By Larry Ray Hafley
From Ohio: “A person who had never been married, marries, unaware that their mate has been involved in an unscriptural divorce. This relationship is then shattered by divorce. May the person who was deceived ever marry?”
A brief review of some New Testament passages may help to answer this question.
1. Matthew 14:1-4; Mark 6:14-18: Herod had “married” his “brother’s wife.” Though he had “married” Herodias, she was still “Philip’s wife.” God did not recognize the union. It was adultery, therefore, it was “not lawful” for Herod to have her.
2. Romans 7:1-3: A woman who married another man while her husband lives “shall be called an adulteress.” In other words, without benefit of the exception of fornication (Matt. 19:9), the woman “is bound by the law to her husband so long as he liveth.”
The case mentioned by our querist can be answered in the affirmative. The one deceived can marry. The one deceived was involved in a relationship with one who was already joined to a mate. It was not lawful for the married one who was unscripturally divorced to have another. In God’s sight, this one had a marriage partner. God did not accept the union with the one who was deceived.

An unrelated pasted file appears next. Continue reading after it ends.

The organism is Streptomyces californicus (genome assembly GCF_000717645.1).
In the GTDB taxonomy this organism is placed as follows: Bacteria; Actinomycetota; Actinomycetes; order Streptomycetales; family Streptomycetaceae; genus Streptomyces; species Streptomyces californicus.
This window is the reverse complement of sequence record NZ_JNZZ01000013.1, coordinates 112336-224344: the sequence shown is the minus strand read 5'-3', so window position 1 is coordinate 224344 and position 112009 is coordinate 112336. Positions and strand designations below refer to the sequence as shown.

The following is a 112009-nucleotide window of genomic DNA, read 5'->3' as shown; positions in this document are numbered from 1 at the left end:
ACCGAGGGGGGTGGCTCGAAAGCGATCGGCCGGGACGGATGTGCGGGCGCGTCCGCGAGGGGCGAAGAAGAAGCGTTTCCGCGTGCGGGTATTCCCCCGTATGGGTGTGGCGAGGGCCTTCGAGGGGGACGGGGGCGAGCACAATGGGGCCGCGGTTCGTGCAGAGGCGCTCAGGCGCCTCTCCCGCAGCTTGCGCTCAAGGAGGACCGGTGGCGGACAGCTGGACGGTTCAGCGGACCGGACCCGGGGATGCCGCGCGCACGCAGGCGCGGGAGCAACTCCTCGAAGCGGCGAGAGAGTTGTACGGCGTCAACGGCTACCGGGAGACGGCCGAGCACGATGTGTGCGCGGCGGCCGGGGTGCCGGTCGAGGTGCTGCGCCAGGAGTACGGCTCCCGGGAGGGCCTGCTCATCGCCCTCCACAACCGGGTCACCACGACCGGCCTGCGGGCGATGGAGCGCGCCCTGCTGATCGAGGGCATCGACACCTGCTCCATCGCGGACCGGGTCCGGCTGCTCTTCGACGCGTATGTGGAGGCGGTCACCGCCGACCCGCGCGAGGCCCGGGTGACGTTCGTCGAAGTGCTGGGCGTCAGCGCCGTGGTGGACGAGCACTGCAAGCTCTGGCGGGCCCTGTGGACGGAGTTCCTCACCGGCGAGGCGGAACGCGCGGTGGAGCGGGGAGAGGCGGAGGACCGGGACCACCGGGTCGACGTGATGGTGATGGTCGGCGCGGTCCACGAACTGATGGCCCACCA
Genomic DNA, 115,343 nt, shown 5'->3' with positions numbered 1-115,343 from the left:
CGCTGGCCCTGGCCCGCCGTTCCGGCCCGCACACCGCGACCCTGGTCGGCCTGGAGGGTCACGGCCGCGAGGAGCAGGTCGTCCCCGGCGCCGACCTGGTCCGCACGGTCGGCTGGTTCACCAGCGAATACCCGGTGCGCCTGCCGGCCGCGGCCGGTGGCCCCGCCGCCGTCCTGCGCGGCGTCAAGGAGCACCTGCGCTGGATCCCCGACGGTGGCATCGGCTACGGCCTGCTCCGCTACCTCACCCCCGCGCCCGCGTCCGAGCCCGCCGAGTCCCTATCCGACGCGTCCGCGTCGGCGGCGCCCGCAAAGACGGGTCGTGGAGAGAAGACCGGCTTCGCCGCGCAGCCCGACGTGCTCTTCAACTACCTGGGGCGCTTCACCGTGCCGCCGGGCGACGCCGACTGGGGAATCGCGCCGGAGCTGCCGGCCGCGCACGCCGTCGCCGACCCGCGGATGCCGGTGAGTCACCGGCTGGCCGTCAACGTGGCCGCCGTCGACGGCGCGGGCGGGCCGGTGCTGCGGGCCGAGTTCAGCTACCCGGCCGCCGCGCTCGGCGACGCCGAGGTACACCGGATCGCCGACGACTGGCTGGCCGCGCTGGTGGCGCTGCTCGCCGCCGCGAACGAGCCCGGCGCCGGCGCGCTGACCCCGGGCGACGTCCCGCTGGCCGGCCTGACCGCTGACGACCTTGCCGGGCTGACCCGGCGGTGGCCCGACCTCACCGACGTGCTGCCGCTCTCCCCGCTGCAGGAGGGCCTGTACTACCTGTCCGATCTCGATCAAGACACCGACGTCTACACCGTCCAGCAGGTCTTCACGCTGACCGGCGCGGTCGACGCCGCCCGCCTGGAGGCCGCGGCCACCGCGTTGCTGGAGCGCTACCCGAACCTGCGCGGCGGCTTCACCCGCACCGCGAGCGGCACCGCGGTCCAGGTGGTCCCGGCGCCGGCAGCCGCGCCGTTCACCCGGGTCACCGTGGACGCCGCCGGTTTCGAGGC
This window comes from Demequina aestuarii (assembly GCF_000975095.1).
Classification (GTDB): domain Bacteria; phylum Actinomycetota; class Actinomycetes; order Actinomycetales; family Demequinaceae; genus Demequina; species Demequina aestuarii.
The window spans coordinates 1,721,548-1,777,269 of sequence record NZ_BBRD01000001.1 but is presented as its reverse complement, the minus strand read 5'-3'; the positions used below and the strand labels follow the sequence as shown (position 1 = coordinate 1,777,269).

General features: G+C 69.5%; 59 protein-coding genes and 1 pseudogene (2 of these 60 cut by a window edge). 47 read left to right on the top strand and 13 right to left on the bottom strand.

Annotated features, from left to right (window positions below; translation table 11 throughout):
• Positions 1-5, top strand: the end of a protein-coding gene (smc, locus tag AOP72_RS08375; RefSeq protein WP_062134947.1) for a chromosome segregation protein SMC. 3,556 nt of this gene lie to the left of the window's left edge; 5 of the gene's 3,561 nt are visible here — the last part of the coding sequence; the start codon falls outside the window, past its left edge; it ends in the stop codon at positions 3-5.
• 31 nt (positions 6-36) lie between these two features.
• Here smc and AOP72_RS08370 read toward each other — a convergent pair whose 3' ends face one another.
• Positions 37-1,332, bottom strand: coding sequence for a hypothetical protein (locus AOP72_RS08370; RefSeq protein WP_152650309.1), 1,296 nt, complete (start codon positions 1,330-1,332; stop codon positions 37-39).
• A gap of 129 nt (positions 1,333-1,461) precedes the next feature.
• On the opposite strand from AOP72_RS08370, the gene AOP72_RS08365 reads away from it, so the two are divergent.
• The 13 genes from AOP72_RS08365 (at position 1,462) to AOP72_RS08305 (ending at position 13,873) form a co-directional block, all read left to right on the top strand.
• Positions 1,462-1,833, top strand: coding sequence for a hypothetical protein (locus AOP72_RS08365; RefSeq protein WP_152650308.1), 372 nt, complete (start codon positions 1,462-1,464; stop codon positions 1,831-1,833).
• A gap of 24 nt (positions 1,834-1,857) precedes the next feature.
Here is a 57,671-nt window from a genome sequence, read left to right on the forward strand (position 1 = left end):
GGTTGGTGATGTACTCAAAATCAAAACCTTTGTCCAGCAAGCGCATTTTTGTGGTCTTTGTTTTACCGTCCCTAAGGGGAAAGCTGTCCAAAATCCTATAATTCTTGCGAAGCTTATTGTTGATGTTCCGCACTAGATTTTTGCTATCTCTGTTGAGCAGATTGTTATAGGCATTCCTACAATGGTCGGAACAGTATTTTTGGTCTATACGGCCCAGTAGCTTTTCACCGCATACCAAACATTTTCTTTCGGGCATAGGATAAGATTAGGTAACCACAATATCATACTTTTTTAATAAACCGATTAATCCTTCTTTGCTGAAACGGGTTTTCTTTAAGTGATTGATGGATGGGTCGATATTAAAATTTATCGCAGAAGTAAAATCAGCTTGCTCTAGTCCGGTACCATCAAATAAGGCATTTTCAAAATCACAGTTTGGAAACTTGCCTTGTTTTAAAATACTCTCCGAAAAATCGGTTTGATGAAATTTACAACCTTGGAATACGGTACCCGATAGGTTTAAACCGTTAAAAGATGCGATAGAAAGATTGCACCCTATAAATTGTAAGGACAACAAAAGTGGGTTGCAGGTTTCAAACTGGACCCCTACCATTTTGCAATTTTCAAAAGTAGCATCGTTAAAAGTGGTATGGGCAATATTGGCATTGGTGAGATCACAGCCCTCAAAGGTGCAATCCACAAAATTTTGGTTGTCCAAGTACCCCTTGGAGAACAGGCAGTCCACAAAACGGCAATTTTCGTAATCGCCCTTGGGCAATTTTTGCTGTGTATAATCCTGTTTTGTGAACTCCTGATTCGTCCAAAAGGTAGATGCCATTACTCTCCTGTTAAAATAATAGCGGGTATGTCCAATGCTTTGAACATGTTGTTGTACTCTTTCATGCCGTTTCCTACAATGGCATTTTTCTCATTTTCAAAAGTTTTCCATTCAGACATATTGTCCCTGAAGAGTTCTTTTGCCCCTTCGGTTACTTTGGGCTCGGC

James P. Needham received an identical question. Though worded a bit differently, it doubtless referred to the same situation. His response was, “On the basis of the information supplied, therefore, I would say that the deceived person would have the right to remarry. Since God does the joining in marriage (Mt. 19:6), and does not join or recognize unions between unscriptural partners, these two persons were never married in the sight of God. That being the case, the deceived partner has never been married in the sight of God. He/she has been guilty of unintentional fornication, of which he/she should repent.
“In reality, the ignorance of the deceived party has no bearing upon whether God recognized the union. He would not have recognized it if the person had walked into it with eyes open. Thus the results and the solution to the problem would remain the same.”
These remarks cannot assist the ones mentioned by our querist, but let problems like this be a lesson to those who are not entangled in marital difficulties. Parents must teach their children the soberness and seriousness of the marriage relationship. Those contemplating marriage must weigh the consequences of a mistake. It is not an idle fling. Beware! Be careful!
Truth Magazine, XX:15, p. 2
April 8, 1976